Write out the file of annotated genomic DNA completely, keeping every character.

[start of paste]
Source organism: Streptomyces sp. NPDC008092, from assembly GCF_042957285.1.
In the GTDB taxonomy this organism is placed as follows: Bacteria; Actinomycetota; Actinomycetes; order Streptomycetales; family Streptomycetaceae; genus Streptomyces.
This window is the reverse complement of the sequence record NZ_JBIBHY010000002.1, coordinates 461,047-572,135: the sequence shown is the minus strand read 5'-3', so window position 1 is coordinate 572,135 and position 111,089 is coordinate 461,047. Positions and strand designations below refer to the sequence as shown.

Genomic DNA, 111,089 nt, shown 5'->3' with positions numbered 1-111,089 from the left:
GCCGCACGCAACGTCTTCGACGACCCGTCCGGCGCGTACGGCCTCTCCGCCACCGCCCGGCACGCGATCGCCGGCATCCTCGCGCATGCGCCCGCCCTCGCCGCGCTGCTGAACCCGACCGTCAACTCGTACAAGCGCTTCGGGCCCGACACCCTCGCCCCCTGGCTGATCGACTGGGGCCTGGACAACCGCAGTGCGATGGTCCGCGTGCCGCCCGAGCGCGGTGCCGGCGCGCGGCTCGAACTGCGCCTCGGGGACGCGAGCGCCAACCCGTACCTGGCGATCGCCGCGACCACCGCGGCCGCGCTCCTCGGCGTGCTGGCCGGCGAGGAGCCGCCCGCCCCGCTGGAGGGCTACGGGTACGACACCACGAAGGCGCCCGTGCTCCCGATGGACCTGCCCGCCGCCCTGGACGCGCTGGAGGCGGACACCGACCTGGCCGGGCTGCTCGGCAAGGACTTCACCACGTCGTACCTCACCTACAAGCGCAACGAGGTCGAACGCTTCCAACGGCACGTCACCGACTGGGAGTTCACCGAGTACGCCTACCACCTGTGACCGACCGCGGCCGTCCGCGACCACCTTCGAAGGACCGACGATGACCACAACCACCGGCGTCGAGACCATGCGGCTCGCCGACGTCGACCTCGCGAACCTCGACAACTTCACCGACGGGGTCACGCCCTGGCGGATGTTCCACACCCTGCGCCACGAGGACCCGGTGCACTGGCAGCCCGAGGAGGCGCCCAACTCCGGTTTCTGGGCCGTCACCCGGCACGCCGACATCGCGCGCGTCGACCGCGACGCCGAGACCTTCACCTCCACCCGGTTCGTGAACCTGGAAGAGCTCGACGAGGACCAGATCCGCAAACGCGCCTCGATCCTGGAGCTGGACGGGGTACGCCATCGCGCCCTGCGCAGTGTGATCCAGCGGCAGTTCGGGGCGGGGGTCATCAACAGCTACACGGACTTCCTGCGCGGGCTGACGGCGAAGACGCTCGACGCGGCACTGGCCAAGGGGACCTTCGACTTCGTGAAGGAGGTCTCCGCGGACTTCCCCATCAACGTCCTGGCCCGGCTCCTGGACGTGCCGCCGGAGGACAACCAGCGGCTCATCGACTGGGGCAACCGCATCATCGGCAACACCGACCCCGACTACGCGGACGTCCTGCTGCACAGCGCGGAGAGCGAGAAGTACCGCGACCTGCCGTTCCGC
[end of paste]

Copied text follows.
Source organism: Streptomyces sp. NPDC008092, from assembly GCF_042957285.1.
In the GTDB taxonomy this organism is placed as follows: Bacteria; Actinomycetota; Actinomycetes; order Streptomycetales; family Streptomycetaceae; genus Streptomyces.
This window is the reverse complement of the sequence record NZ_JBIBHY010000002.1, coordinates 461,047-572,135: the sequence shown is the minus strand read 5'-3', so window position 1 is coordinate 572,135 and position 111,089 is coordinate 461,047. Positions and strand designations below refer to the sequence as shown.

Genomic DNA, 111,089 nt, shown 5'->3' with positions numbered 1-111,089 from the left:
GCCGCACGCAACGTCTTCGACGACCCGTCCGGCGCGTACGGCCTCTCCGCCACCGCCCGGCACGCGATCGCCGGCATCCTCGCGCATGCGCCCGCCCTCGCCGCGCTGCTGAACCCGACCGTCAACTCGTACAAGCGCTTCGGGCCCGACACCCTCGCCCCCTGGCTGATCGACTGGGGCCTGGACAACCGCAGTGCGATGGTCCGCGTGCCGCCCGAGCGCGGTGCCGGCGCGCGGCTCGAACTGCGCCTCGGGGACGCGAGCGCCAACCCGTACCTGGCGATCGCCGCGACCACCGCGGCCGCGCTCCTCGGCGTGCTGGCCGGCGAGGAGCCGCCCGCCCCGCTGGAGGGCTACGGGTACGACACCACGAAGGCGCCCGTGCTCCCGATGGACCTGCCCGCCGCCCTGGACGCGCTGGAGGCGGACACCGACCTGGCCGGGCTGCTCGGCAAGGACTTCACCACGTCGTACCTCACCTACAAGCGCAACGAGGTCGAACGCTTCCAACGGCACGTCACCGACTGGGAGTTCACCGAGTACGCCTACCACCTGTGACCGACCGCGGCCGTCCGCGACCACCTTCGAAGGACCGACGATGACCACAACCACCGGCGTCGAGACCATGCGGCTCGCCGACGTCGACCTCGCGAACCTCGACAACTTCACCGACGGGGTCACGCCCTGGCGGATGTTCCACACCCTGCGCCACGAGGACCCGGTGCACTGGCAGCCCGAGGAGGCGCCCAACTCCGGTTTCTGGGCCGTCACCCGGCACGCCGACATCGCGCGCGTCGACCGCGACGCCGAGACCTTCACCTCCACCCGGTTCGTGAACCTGGAAGAGCTCGACGAGGACCAGATCCGCAAACGCGCCTCGATCCTGGAGCTGGACGGGGTACGCCATCGCGCCCTGCGCAGTGTGATCCAGCGGCAGTTCGGGGCGGGGGTCATCAACAGCTACACGGACTTCCTGCGCGGGCTGACGGCGAAGACGCTCGACGCGGCACTGGCCAAGGGGACCTTCGACTTCGTGAAGGAGGTCTCCGCGGACTTCCCCATCAACGTCCTGGCCCGGCTCCTGGACGTGCCGCCGGAGGACAACCAGCGGCTCATCGACTGGGGCAACCGCATCATCGGCAACACCGACCCCGACTACGCGGACGTCCTGCTGCACAGCGCGGAGAGCGAGAAGTACCGCGACCTGCCGTTCCGC